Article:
Each year Imbe holds a Bizen festival with demonstrations and exhibitions which has become a tourist attraction. After this in the Autumn the potters begin firing the kilns. This is particularly stressful because of the qualities of the local clay which require the kilns to reach a very high temperature but to do so gradually. They must be watched and fed with wood 24 hours a day over several days – this is when the strain becomes very great. If the process fails, the potter could lose all the pieces produced in the previous season. I don’t want to spoil the narrative, but you can probably guess what happens with carefully orchestrated setbacks and later triumphs.
Haruka’s Pottery is an independent film whereas all the other titles I’ve seen on the tour have been from major studio brands or affiliated, established distributors. It was still shot in ‘Scope but with a debut writer-director and a largely inexperienced cast and crew, apart from the two actors playing Wakatake (Hirayama Hiroyuki) and the ‘National Treasure’ (Sasano Takashi). It’s also slightly problematic that there are relatively few promotional websites with details of the production or useful materials. The film actually looks pretty good with only two main locations, a brief section in Tokyo and then most of the set-ups in Imbe. The music score comprises slow and gentle piano with what sounded like folk music sequences. The narrative is fairly predictable and the leisurely running time of just under two hours could perhaps be reduced, but the main attraction of the film is the detailed illustration of the potter’s technique and the process of firing the pieces in the kiln. The human story is about how the apprentice helps to ‘humanise’ her ‘master’ allowing him to express himself through his work and to deal with the loss of his parents. There are flashbacks in which we see him as a boy with his parents. For Haruka it is a case of finding something she loves to do and finding herself through the challenges that working with Wakatake and struggling with the techniques of the wheel and the kiln that are thrown up for her. As a takeaway message about Japanese culture, the film stresses that great art needs ‘soul’ – something of the potter must be in the pot and the more the potter gives, the more pleasing the piece will be.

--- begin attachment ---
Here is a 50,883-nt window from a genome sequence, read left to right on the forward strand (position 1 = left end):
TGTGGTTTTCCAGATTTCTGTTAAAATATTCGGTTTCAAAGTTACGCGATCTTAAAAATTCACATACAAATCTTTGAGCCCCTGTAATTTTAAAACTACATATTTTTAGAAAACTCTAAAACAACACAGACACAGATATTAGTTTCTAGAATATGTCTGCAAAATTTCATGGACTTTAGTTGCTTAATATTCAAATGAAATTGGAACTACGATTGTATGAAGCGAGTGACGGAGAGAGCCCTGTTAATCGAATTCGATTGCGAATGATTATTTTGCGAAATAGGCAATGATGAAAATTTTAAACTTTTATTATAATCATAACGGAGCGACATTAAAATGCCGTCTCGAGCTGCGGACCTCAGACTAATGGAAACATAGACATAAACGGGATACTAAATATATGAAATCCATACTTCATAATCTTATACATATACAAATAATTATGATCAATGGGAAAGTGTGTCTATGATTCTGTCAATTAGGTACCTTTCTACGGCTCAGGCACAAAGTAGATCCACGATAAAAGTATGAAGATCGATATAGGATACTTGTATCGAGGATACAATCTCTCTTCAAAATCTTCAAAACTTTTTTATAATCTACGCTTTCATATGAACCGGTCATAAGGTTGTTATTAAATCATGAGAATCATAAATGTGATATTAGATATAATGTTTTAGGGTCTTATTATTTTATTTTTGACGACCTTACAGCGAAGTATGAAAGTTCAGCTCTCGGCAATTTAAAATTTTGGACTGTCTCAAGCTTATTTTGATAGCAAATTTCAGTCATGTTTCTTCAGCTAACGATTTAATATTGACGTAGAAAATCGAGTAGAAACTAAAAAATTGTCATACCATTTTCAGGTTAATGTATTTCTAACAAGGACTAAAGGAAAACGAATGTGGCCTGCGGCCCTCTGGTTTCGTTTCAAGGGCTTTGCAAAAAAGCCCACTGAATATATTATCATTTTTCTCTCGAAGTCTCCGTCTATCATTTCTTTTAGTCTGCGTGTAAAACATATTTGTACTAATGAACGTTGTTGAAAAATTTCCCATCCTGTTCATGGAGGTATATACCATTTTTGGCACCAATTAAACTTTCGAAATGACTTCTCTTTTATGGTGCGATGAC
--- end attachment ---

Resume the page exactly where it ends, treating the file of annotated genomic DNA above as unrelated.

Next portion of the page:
I did worry that this would be too ‘nice’ a film but I enjoyed it for what it is – an entertaining and informative film and a nice contrast to some of the more dramatic films that appeared in my selection from the Japan Foundation Tour.
The trailer below lacks English subs. Below it is a link to the Japan Foundation Q&A and discussion about the film.